What do Good Eggs, a startup that delivers $4.99 broccoli bunches, and Tonal, a fitness startup that sells $3,995 exercise equipment, have in common—other than a business model subsidized by venture capital? They’re both engaged in a painful type of financing known as a “cram down.”
If you grew up in the era of easy money, ultralow interest rates and 100 times multiples, it’s possible you’ve never heard about one of these deals, in which investors from previous rounds see their stakes dramatically reduced or wiped out entirely during a company’s desperate plea for cash.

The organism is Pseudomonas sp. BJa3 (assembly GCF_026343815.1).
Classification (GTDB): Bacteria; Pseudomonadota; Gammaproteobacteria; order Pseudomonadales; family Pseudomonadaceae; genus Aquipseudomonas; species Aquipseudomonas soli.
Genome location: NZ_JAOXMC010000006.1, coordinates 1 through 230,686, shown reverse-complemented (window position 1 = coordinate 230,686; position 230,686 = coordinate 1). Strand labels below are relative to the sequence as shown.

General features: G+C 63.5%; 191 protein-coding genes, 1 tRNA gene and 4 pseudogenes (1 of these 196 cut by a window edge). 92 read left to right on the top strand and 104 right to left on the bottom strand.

These deals, which represent a punishing response to efforts by some startups to survive, are becoming a fixture of dealmaking. But before investors hack together one of these structure-heavy financings, they should ask themselves whether the company is actually worth saving. Is it a fundamentally good company that happens to have fallen on hard times? Or is it a doomed enterprise?